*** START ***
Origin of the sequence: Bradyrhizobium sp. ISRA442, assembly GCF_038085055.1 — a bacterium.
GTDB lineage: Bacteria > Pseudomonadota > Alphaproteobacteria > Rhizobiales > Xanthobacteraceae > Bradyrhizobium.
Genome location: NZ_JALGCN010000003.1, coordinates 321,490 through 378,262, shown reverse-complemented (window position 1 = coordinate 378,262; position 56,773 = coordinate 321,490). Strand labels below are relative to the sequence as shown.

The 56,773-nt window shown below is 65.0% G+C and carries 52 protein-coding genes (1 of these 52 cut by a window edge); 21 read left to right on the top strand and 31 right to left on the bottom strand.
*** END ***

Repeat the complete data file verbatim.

Origin of the sequence: Bradyrhizobium sp. ISRA442, assembly GCF_038085055.1 — a bacterium.
GTDB lineage: Bacteria > Pseudomonadota > Alphaproteobacteria > Rhizobiales > Xanthobacteraceae > Bradyrhizobium.
Genome location: NZ_JALGCN010000003.1, coordinates 321,490 through 378,262, shown reverse-complemented (window position 1 = coordinate 378,262; position 56,773 = coordinate 321,490). Strand labels below are relative to the sequence as shown.

The 56,773-nt window shown below is 65.0% G+C and carries 52 protein-coding genes (1 of these 52 cut by a window edge); 21 read left to right on the top strand and 31 right to left on the bottom strand.